Apple has upped the digital privacy ante by taking itself out of game. How’s that? If the police serve Apple with a search warrant for the data on your iPhone 6 Plus, with the new iOS 8 security policy, Apple can’t give the police anything. Wow? Yeah, wow!
Yes, Tim Cook has published an open letter to the public, and the police, lawing down the company’s iOS 8 security policy and it is very much a breath of fresh air.
“Unlike our competitors, Apple cannot bypass your passcode and therefore cannot access this data,” writes Apple’s Cook. “So it’s not technically feasible for us to respond to government warrants for the extraction of this data from devices in their possession running iOS 8.”
— Christopher Soghoian (@csoghoian) September 18, 2014
Suck it NSA? In this post-Snowden age, those words will be music to many people’s ears.
iOS 8 Security: Nothing to Hide?
As nude celebrity photos spilled onto the web over the weekend, blame for the scandal has rotated from the scumbag hackers who stole the images to a researcher who released a tool used to crack victims’ iCloud passwords to Apple, whose security flaws may have made that cracking exploit possible in the first place. But one step in the hackers’ sext-stealing playbook has been ignored—a piece of software designed to let cops and spies siphon data from iPhones, but is instead being used by pervy criminals themselves — Wired.
Previously, Apple said it could provide law enforcement with call, SMS, photo, GPS, etc data. Now, even with a search warrant from the police, etc., iOS 8 security means Apple can do nothing.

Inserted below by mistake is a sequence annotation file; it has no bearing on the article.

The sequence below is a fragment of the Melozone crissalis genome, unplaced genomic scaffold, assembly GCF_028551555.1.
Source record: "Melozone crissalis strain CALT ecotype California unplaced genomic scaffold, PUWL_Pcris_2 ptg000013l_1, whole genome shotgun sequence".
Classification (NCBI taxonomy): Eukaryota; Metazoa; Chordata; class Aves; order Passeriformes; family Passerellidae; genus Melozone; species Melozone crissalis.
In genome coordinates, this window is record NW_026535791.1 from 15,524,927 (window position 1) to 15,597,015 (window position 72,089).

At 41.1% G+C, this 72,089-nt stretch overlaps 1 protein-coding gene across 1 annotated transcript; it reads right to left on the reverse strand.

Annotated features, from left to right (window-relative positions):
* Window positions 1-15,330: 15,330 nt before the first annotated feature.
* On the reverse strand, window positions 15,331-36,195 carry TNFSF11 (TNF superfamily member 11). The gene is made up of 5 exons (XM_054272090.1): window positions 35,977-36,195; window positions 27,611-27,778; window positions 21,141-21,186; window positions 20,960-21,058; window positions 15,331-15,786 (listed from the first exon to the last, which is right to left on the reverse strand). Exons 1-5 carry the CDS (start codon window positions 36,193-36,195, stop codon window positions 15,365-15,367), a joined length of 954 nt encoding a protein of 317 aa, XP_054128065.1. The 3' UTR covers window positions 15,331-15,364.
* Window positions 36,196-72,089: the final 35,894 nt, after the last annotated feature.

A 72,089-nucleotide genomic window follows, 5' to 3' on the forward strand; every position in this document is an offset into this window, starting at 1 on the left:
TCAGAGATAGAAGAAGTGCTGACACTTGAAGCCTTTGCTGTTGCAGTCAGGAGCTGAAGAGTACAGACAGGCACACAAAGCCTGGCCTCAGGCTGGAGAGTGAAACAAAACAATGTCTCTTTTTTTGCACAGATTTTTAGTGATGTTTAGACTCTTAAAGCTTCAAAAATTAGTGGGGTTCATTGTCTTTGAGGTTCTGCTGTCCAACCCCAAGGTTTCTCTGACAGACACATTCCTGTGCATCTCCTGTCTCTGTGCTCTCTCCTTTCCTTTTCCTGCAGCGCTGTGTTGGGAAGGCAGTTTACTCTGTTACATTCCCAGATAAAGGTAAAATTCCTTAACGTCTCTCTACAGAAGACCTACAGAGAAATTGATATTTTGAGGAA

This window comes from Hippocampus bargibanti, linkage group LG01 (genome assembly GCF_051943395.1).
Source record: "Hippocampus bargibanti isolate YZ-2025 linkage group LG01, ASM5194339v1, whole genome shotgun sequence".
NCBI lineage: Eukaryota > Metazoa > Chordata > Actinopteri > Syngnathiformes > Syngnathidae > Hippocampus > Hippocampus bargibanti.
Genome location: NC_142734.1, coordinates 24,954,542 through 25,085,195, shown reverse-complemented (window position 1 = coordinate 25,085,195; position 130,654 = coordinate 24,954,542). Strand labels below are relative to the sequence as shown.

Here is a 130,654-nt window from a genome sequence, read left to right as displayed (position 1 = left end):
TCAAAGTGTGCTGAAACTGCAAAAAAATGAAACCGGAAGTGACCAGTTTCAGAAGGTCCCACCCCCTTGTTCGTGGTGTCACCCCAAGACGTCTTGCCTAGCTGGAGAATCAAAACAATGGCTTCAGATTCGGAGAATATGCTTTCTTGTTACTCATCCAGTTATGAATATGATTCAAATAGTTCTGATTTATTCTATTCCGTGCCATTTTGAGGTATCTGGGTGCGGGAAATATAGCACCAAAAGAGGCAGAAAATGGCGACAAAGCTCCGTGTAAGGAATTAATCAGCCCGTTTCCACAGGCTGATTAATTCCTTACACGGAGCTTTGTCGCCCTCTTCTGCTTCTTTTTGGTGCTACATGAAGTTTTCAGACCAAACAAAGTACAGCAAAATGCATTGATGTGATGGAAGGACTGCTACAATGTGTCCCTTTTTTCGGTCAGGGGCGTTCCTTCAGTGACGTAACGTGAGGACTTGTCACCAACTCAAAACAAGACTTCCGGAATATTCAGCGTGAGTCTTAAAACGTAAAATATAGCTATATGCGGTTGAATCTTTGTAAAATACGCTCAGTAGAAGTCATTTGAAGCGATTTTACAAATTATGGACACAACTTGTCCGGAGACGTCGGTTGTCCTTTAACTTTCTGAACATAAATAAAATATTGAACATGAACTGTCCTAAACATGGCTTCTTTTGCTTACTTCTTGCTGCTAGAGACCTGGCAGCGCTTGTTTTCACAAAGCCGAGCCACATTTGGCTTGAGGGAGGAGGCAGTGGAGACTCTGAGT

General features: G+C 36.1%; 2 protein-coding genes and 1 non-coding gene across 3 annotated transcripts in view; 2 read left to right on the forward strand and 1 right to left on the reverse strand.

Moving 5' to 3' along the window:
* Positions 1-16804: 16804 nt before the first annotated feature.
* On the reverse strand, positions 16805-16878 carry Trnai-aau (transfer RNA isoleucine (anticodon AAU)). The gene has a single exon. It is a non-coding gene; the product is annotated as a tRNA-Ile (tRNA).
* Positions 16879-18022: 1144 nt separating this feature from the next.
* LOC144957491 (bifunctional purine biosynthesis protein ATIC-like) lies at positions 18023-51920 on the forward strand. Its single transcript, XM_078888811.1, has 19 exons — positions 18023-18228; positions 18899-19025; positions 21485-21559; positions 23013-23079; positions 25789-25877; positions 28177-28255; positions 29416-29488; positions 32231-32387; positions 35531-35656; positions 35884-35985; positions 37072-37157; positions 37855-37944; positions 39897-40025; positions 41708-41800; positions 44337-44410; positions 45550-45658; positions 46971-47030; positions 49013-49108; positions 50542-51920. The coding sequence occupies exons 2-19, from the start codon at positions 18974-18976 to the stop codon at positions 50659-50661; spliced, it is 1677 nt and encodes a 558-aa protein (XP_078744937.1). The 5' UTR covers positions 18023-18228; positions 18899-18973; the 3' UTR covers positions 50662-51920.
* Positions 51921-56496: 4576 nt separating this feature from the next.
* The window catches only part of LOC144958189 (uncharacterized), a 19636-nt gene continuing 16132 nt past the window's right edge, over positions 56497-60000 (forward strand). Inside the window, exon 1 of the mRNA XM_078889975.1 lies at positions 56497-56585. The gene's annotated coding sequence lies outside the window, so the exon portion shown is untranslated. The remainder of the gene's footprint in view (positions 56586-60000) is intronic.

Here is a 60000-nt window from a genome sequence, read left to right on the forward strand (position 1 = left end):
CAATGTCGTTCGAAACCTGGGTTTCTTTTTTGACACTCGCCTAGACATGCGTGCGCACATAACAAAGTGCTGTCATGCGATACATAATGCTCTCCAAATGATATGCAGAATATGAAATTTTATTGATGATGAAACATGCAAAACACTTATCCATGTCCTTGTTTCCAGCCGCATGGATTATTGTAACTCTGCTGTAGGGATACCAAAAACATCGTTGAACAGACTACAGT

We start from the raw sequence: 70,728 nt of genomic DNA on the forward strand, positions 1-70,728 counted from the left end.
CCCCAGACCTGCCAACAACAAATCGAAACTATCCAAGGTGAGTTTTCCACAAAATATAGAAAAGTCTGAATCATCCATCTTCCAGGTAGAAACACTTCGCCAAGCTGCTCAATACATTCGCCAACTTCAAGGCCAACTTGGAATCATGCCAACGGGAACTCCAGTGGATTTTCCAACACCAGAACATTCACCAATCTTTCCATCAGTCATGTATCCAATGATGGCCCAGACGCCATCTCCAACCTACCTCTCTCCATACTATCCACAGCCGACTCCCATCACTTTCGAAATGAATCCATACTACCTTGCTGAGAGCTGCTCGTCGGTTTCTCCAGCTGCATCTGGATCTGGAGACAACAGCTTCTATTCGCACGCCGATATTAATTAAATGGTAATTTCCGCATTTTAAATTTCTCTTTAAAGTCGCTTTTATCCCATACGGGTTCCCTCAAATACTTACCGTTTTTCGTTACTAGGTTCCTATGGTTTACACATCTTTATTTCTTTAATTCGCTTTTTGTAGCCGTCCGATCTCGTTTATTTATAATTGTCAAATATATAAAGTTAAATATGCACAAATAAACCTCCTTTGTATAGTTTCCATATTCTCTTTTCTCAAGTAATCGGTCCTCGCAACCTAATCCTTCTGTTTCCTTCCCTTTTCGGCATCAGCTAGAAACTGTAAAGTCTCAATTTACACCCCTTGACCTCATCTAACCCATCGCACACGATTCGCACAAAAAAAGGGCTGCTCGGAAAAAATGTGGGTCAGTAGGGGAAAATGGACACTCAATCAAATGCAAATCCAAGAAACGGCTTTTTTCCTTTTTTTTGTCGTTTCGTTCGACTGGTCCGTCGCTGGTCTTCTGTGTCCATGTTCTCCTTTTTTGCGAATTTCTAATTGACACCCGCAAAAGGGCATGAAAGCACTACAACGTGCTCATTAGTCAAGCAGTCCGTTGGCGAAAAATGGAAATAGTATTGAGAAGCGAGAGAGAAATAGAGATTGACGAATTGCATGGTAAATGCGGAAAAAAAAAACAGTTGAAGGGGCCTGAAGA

Granted, a technically savvy government, corporation or even individual could possibly get around Apple’s new iOS 8 security policy (ie via pairing records). Further, it will be unsurprising if law enforcement et al try to force the issue with Apple in the courts.
And, of course, the US Congress has more than played along with the NSA and other supra national actors in the past (ie Patriot Act).
“Our business model is very straightforward: We sell great products,” adds Apple’s Cook. “We don’t build a profile based on your email content or web browsing habits to sell to advertisers.”
Apple isn’t perfect, far from it. However, it would be more than nice if Google, Microsoft, Facebook, Yahoo, Samsung, HTC, Huawei, etc adopted iOS 8 security-like policies of their own…
What’s your take?